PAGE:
The ascendant Occupy Wall Street movement is enjoying that special honeymoon that comes between tapping into wildly felt angst and spelling out specific plans to relieve it.

The ascendant Occupy Wall Street movement is enjoying that special honeymoon that comes between tapping into wildly felt angst and spelling out specific plans to relieve it.


It's still a largely amorphous endeavor that targets what it sees as greed and abuse of power, whether it be in the form of donkey, elephant, bull or bear.


It remains to be seen whether it can coalesce into a group capable of making a difference or will remain one that is simply capable of making noise, but do not discount the value of making noise. When voters raise a fuss in sufficient numbers, politicians tend to respond.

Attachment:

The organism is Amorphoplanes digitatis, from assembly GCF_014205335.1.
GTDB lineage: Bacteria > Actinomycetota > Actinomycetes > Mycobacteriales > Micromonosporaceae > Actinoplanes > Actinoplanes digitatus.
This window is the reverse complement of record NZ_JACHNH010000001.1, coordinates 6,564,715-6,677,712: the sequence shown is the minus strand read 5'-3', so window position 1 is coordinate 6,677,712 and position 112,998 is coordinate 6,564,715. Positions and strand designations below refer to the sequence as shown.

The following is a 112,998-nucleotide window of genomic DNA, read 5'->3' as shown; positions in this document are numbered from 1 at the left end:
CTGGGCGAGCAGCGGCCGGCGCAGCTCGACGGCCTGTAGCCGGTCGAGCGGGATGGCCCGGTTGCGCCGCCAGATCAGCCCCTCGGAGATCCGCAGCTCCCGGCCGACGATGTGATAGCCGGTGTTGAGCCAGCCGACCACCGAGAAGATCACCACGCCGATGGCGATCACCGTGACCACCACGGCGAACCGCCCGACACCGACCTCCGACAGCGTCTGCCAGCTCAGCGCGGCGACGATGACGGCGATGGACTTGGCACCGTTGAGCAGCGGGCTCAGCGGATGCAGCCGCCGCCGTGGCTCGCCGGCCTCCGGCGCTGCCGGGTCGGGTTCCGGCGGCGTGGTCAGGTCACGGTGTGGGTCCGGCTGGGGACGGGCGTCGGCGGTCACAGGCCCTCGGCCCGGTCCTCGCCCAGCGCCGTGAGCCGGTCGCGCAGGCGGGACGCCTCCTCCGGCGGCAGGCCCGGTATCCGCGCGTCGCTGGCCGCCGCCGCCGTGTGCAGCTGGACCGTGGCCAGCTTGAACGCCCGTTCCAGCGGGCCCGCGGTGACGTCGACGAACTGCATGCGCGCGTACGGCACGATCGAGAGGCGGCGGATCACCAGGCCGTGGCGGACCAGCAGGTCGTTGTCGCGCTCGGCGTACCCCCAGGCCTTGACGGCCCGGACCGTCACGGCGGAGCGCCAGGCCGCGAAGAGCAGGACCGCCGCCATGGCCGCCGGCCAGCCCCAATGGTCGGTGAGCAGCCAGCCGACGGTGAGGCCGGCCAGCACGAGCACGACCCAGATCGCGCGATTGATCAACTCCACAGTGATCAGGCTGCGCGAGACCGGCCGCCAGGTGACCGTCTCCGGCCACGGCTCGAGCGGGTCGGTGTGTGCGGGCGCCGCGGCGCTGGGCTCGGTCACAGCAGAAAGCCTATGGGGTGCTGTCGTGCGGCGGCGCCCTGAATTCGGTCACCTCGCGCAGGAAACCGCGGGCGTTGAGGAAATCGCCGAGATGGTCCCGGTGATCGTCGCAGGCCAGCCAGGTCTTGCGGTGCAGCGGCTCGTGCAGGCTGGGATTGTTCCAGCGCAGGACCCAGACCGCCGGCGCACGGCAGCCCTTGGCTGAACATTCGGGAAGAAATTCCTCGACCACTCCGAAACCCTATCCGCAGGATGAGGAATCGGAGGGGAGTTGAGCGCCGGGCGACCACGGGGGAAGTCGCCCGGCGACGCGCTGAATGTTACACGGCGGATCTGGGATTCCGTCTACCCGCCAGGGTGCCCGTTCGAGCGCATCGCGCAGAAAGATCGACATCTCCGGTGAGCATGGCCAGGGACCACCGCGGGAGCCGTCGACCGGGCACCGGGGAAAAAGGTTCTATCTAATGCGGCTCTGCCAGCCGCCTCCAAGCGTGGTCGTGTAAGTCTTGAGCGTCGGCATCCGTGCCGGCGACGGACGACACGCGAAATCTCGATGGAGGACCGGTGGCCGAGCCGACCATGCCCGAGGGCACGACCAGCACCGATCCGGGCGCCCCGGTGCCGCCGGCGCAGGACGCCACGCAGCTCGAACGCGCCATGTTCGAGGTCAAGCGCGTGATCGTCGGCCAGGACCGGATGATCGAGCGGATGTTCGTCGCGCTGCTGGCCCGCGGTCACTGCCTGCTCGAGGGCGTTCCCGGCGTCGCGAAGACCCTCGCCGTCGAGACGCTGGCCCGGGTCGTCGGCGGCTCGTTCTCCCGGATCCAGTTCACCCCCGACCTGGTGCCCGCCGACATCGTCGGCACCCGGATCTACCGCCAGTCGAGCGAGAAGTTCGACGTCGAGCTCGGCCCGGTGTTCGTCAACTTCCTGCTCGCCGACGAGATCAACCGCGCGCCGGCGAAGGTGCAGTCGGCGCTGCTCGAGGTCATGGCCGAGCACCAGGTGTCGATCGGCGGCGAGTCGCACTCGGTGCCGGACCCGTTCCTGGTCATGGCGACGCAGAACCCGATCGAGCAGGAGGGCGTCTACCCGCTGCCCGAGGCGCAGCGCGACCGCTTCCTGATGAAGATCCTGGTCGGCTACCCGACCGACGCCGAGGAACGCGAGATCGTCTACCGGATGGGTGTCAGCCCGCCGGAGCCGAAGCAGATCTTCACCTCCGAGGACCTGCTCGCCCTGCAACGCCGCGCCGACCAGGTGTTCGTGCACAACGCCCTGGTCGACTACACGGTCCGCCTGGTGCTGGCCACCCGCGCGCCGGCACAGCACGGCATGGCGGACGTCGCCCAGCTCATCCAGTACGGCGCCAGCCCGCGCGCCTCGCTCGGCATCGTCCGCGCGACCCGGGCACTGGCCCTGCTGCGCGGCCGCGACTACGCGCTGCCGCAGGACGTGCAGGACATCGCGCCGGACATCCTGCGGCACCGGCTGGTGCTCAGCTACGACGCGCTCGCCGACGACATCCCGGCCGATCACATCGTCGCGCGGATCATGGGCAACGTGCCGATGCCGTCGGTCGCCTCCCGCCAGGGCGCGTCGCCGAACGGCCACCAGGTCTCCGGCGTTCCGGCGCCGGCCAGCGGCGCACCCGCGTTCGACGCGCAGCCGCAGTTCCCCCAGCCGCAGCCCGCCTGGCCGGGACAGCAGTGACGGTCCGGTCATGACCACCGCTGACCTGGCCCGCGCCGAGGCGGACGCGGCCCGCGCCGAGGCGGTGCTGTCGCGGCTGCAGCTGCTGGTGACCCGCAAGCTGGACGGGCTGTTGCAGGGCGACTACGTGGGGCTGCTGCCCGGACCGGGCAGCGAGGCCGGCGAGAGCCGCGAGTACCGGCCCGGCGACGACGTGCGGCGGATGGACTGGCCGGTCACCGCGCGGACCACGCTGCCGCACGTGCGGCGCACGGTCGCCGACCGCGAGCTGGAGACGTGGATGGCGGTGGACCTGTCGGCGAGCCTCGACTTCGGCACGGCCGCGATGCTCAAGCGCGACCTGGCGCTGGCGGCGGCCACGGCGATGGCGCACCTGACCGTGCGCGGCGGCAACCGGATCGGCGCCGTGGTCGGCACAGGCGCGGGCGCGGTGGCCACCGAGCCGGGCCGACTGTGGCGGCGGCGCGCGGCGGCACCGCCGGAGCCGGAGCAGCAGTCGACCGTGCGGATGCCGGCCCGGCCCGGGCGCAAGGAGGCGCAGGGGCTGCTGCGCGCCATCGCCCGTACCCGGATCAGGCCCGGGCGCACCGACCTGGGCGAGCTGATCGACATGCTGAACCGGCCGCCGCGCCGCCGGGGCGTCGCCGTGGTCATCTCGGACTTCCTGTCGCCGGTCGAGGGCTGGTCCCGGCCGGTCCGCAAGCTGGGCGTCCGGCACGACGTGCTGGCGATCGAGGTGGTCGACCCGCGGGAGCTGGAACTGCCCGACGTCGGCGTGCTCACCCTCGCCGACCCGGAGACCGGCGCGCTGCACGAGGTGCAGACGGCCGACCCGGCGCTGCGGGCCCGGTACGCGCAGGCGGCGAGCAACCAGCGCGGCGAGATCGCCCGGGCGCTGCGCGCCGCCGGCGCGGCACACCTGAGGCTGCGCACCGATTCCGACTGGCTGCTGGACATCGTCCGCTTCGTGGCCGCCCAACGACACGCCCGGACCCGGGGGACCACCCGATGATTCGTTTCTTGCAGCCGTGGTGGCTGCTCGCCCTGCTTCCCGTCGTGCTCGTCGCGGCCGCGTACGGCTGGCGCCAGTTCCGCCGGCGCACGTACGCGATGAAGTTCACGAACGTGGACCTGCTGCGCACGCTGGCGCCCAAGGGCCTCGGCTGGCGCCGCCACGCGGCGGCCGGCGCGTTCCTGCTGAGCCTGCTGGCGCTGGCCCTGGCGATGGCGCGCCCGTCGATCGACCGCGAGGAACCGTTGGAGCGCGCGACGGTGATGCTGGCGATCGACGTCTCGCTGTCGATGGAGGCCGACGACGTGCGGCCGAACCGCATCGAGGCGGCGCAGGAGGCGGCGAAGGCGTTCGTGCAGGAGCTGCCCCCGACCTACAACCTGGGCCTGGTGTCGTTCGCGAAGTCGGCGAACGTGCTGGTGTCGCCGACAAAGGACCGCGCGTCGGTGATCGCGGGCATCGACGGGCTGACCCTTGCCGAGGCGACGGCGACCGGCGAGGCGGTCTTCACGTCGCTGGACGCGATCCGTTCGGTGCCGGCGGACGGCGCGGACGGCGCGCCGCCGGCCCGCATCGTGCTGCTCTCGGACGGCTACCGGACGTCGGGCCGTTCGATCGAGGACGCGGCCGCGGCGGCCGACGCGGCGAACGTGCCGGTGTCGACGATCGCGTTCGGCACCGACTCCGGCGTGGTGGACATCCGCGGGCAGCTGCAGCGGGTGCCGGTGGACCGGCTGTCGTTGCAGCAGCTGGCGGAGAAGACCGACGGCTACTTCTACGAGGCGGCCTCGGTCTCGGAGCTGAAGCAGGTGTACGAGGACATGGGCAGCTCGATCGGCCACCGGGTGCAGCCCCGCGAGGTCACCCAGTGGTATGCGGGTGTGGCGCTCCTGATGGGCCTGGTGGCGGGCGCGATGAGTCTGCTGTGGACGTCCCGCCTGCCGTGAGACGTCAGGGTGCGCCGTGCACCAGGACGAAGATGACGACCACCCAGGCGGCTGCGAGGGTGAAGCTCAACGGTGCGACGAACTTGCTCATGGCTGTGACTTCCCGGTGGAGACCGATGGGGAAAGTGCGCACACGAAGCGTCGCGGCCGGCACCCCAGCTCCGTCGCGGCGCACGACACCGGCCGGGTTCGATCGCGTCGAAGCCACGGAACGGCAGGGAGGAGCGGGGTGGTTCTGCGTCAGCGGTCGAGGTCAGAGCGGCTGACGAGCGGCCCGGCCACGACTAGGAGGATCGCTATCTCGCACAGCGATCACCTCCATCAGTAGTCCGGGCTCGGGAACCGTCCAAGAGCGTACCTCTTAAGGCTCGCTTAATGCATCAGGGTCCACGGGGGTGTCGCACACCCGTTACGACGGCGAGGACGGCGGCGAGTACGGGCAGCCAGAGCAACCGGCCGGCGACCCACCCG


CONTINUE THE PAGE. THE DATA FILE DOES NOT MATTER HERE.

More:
The protests, which have spread to cities across the country, have been described as the liberal flip side of the tea party movement. The tea partiers also started with a vague message of discontent with big government and calls for constitutional fealty. Soon Republican politicians started coming to them with their promises to turn that vision into reality.


"We lean left, but there have been tea party people stopping by here who have said, 'Hey, we like what you're doing,"' said Jason Potteiger, a media volunteer for Occupy Boston.


Those who have watched Ken Burns' excellent new documentary on Prohibition were reminded of how small groups of women praying in front of saloons sparked change that ended up rewriting our Constitution.


At the very least, the occupiers have channeled growing frustrations over the economy into action. There's cathartic value in that alone.


But if the message of the protesters in city parks resonate with voters across the nation, this movement has great potential to have an impact on upcoming elections and national economic policy. It would be a mistake to dismiss or ignore it.


-- MetroWest Daily News, Framingham, Mass.